Managing property in the public sector

Sir Peter Gershon was commissioned in 2003 by the government to assess how the public sector could exploit opportunities for efficiency savings, and release resources for front line public service delivery. As a result, all councils were set an efficiency target by the government of 2.5 per cent per year over the next three years (the Comprehensive Spending Review 2004). The efficiency targets will continue as a feature for the three years 2008/09 to 2010/11.
    
In order to maintain investment in front line services, public sector organisations will need to release resources, as it is not likely to be any significant additional money coming from central government sources. Therefore the better use of property is integral to meeting the government’s aspirations. There is likely to be a particular focus on the condition and management of the asset stock as a basis for making investment decisions, including disposal programmes and improved utilisation.
    
Property management
As an integral part of Gershon, the Lyons Review involved a study into the management of public sector assets and how it might be improved to contribute to the Government’s objectives of securing £30 billion of asset sales and achieving further efficiency gains. While the report is mainly directed to central government departments, Lyons considers that local government disposals of approx £4 billion pa are achievable, along with efficiency savings of £760 million from more efficient management of offices alone.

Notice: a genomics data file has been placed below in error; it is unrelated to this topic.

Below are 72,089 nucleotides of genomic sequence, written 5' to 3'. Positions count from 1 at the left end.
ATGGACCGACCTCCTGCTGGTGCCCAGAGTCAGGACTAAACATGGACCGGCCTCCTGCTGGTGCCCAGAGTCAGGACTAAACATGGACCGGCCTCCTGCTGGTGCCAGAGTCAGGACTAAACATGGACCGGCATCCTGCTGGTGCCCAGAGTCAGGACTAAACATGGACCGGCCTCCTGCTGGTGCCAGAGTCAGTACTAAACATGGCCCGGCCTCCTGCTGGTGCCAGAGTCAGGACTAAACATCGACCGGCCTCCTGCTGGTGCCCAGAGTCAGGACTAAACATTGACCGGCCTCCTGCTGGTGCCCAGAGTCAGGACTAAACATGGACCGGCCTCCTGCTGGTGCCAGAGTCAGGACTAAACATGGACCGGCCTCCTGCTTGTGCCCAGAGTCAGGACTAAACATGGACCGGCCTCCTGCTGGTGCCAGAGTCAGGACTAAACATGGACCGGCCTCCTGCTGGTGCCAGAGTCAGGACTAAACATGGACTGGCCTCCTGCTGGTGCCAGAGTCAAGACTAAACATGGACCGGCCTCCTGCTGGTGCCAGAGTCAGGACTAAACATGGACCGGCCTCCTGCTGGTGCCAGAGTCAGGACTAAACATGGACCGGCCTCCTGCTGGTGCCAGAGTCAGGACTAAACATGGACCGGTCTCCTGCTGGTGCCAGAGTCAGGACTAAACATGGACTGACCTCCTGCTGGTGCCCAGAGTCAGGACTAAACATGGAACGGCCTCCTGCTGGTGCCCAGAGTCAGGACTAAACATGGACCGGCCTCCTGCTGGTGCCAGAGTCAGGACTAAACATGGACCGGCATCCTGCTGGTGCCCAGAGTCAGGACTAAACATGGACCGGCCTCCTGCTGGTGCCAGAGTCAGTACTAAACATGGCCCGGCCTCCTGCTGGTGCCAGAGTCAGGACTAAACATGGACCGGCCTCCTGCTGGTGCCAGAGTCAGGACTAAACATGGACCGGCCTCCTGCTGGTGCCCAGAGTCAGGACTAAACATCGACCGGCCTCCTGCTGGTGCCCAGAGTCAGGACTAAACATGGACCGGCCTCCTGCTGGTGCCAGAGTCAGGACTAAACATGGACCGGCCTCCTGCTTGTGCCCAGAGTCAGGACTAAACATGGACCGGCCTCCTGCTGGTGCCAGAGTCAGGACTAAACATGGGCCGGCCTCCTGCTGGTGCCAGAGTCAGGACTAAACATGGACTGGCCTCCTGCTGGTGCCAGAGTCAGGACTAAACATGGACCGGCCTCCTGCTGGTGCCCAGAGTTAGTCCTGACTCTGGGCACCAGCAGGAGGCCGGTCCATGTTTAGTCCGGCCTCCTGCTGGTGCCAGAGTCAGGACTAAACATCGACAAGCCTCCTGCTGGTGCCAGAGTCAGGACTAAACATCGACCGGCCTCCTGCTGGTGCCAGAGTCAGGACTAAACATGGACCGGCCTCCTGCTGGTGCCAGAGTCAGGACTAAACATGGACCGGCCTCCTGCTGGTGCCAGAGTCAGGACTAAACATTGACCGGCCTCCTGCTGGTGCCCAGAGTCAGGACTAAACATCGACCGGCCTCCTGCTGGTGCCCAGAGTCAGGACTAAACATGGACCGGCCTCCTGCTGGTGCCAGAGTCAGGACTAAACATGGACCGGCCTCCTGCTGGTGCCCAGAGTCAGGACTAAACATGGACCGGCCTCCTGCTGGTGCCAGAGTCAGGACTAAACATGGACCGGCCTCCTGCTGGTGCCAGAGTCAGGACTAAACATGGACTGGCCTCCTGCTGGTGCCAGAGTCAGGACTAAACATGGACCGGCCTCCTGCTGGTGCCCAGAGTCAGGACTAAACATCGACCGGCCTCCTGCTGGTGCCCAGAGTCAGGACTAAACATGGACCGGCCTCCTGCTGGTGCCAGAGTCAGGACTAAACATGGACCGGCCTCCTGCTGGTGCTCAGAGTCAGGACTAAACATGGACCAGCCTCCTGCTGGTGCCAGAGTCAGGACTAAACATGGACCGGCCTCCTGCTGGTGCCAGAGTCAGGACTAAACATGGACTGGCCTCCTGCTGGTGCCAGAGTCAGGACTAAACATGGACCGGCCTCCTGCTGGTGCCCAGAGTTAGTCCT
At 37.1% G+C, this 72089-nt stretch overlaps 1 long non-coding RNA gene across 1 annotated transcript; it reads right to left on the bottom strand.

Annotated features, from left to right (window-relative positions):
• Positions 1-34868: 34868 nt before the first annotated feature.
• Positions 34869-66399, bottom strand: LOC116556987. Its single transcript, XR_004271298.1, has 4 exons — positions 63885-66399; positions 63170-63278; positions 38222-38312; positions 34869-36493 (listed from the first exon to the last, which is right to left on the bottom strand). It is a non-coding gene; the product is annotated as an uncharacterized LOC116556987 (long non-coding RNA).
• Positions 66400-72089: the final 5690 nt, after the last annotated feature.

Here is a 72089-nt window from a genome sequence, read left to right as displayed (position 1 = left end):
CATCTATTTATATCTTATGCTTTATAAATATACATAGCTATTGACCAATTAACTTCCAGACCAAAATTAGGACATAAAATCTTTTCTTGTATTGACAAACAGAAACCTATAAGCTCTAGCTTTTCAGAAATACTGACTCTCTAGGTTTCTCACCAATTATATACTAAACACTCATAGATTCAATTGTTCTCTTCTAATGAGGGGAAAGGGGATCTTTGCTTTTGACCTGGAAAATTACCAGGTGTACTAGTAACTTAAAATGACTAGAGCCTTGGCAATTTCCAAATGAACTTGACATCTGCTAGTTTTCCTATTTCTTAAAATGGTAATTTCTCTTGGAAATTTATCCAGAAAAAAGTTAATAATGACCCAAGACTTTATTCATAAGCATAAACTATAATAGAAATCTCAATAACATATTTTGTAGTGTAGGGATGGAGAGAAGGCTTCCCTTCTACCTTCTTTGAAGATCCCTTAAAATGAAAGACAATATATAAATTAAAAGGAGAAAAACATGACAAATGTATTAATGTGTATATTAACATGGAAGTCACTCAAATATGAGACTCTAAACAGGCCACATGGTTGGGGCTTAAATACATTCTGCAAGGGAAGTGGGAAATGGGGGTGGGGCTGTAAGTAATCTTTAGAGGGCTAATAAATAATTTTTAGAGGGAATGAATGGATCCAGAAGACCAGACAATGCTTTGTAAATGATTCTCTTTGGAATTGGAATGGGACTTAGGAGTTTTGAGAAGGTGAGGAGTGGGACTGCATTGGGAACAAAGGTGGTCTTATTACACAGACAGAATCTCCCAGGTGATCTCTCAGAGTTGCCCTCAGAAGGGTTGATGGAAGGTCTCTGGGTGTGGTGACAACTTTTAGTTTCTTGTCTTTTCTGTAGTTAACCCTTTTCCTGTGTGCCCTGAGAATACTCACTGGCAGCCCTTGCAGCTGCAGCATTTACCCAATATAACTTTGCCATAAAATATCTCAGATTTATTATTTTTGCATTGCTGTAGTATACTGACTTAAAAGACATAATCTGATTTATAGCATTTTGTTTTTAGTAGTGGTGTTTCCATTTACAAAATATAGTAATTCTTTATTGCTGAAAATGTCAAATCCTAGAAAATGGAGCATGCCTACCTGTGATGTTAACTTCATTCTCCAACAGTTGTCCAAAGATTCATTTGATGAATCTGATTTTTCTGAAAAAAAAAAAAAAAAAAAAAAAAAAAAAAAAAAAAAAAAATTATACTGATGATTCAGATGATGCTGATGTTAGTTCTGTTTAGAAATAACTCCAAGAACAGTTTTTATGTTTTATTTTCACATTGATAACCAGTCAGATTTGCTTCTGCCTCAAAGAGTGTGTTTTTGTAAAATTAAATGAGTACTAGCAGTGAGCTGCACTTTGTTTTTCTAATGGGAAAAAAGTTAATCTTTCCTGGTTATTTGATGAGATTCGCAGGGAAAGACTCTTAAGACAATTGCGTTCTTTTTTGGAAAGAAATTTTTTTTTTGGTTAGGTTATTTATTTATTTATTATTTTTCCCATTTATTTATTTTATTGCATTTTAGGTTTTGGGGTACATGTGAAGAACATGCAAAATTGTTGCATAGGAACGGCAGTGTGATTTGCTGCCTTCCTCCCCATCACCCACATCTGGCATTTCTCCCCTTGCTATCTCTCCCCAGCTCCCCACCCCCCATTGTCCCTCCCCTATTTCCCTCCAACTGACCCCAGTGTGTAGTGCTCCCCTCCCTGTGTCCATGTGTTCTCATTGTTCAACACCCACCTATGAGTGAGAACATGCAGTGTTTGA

Key findings of Lyons included:

  • Asset management doesn’t yet have the strategic approach it needs
  • There is no consistent approach in identifying, valuing and challenging the use of assets
  • Crossing boundaries [or partnership working] is in its infancy, with economies of scale being lost as a result
  • There is inadequate focus on ongoing maintenance.

A third strand of context for local authorities is the Comprehensive Performance Assessment (CPA) process, which includes a use of resources assessment of how a council manages and uses its financial resources. Integral to the assessment is effective asset management. It shows that the importance of property as a strategic resource is increasingly being recognised by central government and the Audit Commission.